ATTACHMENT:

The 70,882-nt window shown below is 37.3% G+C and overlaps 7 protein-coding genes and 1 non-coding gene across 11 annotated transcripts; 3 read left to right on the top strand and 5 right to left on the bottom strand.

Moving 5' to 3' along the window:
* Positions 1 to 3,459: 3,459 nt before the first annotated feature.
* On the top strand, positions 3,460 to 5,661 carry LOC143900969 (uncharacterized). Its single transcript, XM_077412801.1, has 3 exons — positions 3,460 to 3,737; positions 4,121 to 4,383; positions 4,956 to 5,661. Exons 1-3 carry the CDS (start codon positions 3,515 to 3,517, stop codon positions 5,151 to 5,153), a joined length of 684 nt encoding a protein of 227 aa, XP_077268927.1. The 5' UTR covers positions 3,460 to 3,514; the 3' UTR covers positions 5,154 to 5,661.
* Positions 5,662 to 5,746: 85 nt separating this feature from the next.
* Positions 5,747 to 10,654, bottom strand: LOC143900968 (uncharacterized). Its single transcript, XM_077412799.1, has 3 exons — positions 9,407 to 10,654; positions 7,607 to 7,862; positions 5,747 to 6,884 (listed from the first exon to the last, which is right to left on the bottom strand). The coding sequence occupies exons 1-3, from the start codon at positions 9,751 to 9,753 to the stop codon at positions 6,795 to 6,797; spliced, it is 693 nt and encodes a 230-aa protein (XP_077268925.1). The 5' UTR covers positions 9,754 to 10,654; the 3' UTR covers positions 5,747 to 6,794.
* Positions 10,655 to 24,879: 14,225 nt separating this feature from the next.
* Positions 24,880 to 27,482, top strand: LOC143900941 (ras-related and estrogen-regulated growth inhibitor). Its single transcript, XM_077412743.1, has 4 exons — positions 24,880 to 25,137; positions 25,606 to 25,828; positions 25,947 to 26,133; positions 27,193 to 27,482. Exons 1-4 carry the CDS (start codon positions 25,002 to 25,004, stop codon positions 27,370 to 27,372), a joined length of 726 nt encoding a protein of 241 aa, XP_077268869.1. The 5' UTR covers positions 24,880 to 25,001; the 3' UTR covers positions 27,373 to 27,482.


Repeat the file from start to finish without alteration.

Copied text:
The 70,882-nt window shown below is 37.3% G+C and overlaps 7 protein-coding genes and 1 non-coding gene across 11 annotated transcripts; 3 read left to right on the top strand and 5 right to left on the bottom strand.

Moving 5' to 3' along the window:
* Positions 1 to 3,459: 3,459 nt before the first annotated feature.
* On the top strand, positions 3,460 to 5,661 carry LOC143900969 (uncharacterized). Its single transcript, XM_077412801.1, has 3 exons — positions 3,460 to 3,737; positions 4,121 to 4,383; positions 4,956 to 5,661. Exons 1-3 carry the CDS (start codon positions 3,515 to 3,517, stop codon positions 5,151 to 5,153), a joined length of 684 nt encoding a protein of 227 aa, XP_077268927.1. The 5' UTR covers positions 3,460 to 3,514; the 3' UTR covers positions 5,154 to 5,661.
* Positions 5,662 to 5,746: 85 nt separating this feature from the next.
* Positions 5,747 to 10,654, bottom strand: LOC143900968 (uncharacterized). Its single transcript, XM_077412799.1, has 3 exons — positions 9,407 to 10,654; positions 7,607 to 7,862; positions 5,747 to 6,884 (listed from the first exon to the last, which is right to left on the bottom strand). The coding sequence occupies exons 1-3, from the start codon at positions 9,751 to 9,753 to the stop codon at positions 6,795 to 6,797; spliced, it is 693 nt and encodes a 230-aa protein (XP_077268925.1). The 5' UTR covers positions 9,754 to 10,654; the 3' UTR covers positions 5,747 to 6,794.
* Positions 10,655 to 24,879: 14,225 nt separating this feature from the next.
* Positions 24,880 to 27,482, top strand: LOC143900941 (ras-related and estrogen-regulated growth inhibitor). Its single transcript, XM_077412743.1, has 4 exons — positions 24,880 to 25,137; positions 25,606 to 25,828; positions 25,947 to 26,133; positions 27,193 to 27,482. Exons 1-4 carry the CDS (start codon positions 25,002 to 25,004, stop codon positions 27,370 to 27,372), a joined length of 726 nt encoding a protein of 241 aa, XP_077268869.1. The 5' UTR covers positions 24,880 to 25,001; the 3' UTR covers positions 27,373 to 27,482.